Tesla stock came under pressure on Monday after millions of Twitter users surveyed by CEO Elon Musk concluded that he should sell 10 percent of its stake in the electric car maker.

The 24-hour poll, conducted over the weekend, is Musk’s latest stunt to delight fans but risk controversy. Announcing the poll on Saturday, Musk said on Twitter that he would stick to the result.

The decision of the Tesla boss to disclose to the Twitter sphere whether shares valued at more than 20 billion

Earlier on Monday in New York, Musk had 62.7 million Twitter followers to respond to a poll in which 58 percent of 3.5 million voters said the entrepreneur should sell the stake.

Tesla shares, which rose nearly 70 percent this year and catapulted the group’s value above $ 1 trillion, fell 5 percent in early New York trading.

The online survey shared the opinion. Some touted the potential benefits of selling Musk, while others speculated that the 50-year-old, whose Twitter dwarfs that of other corporate leaders, was simply seeking support for a sale he might have wanted to make anyway.

“On the surface, this is great news, you get more cash and a billionaire paying taxes,” said Philippe Houchois, an automotive analyst at Jefferies who believes Musk will deliver on his sales promise.

It “would be harmful” [Musk’s] Image if it didn’t, ”Houchois went on to sell the shares.

Musk announced at a conference in September that he would likely sell stocks in the fourth quarter as he had options that expire early next year.

If he moves on, the vote will put a huge block of Tesla stock on the market. Based on Friday’s closing price, Musk’s 17 percent stake in Tesla was worth $ 208 billion. He did not say when and how he would sell the shares.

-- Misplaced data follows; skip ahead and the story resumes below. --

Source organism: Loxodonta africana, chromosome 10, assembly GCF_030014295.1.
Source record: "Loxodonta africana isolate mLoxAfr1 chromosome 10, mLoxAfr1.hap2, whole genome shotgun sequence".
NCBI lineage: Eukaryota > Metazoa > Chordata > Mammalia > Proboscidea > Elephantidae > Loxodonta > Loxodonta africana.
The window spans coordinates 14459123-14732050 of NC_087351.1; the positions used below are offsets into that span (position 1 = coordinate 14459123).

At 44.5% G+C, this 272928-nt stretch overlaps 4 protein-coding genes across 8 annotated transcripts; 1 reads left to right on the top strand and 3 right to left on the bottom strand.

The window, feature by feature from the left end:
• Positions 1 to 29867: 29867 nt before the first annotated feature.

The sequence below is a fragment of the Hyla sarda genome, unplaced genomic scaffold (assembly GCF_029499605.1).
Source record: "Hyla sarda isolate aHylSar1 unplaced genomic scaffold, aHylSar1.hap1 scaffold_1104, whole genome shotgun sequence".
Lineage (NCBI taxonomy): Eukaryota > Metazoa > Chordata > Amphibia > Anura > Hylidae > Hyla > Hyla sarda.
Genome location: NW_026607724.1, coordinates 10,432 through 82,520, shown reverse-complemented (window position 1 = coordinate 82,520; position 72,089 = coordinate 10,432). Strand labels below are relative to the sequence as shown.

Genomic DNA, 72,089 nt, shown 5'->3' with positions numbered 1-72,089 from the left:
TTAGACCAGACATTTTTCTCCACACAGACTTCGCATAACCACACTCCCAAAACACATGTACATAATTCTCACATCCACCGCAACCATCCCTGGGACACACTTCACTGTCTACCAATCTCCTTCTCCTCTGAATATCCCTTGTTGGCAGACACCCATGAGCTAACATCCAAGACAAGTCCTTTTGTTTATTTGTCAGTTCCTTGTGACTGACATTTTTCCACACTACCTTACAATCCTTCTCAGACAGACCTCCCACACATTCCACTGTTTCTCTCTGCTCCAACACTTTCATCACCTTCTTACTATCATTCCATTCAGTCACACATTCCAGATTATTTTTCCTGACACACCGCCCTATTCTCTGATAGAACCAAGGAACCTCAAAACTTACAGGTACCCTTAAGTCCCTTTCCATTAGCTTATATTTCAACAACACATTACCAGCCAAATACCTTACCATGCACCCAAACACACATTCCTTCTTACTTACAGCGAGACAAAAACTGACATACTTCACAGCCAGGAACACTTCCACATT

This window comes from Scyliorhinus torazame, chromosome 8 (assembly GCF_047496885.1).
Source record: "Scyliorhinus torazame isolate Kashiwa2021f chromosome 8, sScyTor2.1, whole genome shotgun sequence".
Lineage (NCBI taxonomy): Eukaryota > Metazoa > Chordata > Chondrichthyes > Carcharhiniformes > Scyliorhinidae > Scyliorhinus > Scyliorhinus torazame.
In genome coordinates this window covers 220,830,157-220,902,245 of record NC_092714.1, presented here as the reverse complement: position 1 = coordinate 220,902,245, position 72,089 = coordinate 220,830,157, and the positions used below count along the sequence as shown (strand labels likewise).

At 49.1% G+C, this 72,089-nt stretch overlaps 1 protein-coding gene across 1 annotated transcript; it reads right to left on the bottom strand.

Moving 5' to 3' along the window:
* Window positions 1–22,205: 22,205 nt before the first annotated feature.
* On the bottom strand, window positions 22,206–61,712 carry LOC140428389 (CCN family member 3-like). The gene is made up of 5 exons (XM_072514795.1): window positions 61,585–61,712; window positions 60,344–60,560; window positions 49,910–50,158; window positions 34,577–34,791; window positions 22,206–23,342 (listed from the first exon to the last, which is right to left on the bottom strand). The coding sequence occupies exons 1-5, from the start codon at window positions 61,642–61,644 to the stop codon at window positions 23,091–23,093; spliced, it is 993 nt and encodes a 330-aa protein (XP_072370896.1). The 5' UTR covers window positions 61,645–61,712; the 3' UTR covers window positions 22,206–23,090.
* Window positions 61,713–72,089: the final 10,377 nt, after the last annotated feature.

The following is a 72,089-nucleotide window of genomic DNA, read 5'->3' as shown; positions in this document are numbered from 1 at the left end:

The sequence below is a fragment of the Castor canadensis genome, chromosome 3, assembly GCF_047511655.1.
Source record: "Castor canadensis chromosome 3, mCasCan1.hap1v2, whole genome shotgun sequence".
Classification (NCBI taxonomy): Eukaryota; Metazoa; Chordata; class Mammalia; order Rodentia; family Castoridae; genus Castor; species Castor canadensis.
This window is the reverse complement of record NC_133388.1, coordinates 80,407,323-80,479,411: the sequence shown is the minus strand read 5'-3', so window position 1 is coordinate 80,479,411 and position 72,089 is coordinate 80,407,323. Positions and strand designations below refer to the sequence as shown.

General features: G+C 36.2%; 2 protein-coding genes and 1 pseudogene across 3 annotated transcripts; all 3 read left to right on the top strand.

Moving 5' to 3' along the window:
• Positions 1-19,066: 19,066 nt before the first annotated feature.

The meteoric surge in Tesla stock earned Musk billions of dollars through a controversial compensation package agreed three years ago that allowed him to exercise large tranches of stock options if the automaker meets certain performance targets and its shares hit predetermined levels.

The Tesla boss also said earlier this month he was ready to sell $ 6 billion worth of shares and donate the proceeds to the World Food Program, but only if the organization told him how it would use the money, to end poverty.

Musk, who currently calls himself “Lorde Edge” on the platform, has differentiated his use of Twitter from other executives, but also checked it by the supervisory authorities, in particular because of a tweet from 2018 that he had “secured the financing”, to keep the company private.

In 2019, Musk agreed to an agreement with the US Securities and Exchange Commission on new restrictions on his use of social media.

Jefferies’ Houchois reckoned that Musk would “push the boundaries” on social media because “nothing has really been blown up so far”.

With reporting from Richard Waters in San Francisco

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